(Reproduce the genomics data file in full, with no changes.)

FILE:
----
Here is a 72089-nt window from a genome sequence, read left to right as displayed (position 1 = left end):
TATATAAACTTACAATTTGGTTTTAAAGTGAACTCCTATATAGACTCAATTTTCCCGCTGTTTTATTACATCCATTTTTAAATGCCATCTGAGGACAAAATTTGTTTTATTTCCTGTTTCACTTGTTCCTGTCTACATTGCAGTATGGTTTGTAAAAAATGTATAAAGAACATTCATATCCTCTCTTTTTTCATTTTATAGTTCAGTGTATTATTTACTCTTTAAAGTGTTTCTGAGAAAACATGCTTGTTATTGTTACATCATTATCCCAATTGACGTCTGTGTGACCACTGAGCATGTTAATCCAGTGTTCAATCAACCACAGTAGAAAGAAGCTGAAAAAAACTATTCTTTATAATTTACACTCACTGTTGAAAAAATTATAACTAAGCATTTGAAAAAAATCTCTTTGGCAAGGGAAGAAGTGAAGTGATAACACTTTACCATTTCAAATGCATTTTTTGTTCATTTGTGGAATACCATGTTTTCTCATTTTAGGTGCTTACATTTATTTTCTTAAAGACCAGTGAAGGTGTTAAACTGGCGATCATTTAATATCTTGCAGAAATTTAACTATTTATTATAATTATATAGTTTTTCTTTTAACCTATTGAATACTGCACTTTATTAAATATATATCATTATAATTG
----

Here is a 72089-nt window from a genome sequence, read left to right as displayed (position 1 = left end):
TATATAAACTTACAATTTGGTTTTAAAGTGAACTCCTATATAGACTCAATTTTCCCGCTGTTTTATTACATCCATTTTTAAATGCCATCTGAGGACAAAATTTGTTTTATTTCCTGTTTCACTTGTTCCTGTCTACATTGCAGTATGGTTTGTAAAAAATGTATAAAGAACATTCATATCCTCTCTTTTTTCATTTTATAGTTCAGTGTATTATTTACTCTTTAAAGTGTTTCTGAGAAAACATGCTTGTTATTGTTACATCATTATCCCAATTGACGTCTGTGTGACCACTGAGCATGTTAATCCAGTGTTCAATCAACCACAGTAGAAAGAAGCTGAAAAAAACTATTCTTTATAATTTACACTCACTGTTGAAAAAATTATAACTAAGCATTTGAAAAAAATCTCTTTGGCAAGGGAAGAAGTGAAGTGATAACACTTTACCATTTCAAATGCATTTTTTGTTCATTTGTGGAATACCATGTTTTCTCATTTTAGGTGCTTACATTTATTTTCTTAAAGACCAGTGAAGGTGTTAAACTGGCGATCATTTAATATCTTGCAGAAATTTAACTATTTATTATAATTATATAGTTTTTCTTTTAACCTATTGAATACTGCACTTTATTAAATATATATCATTATAATTG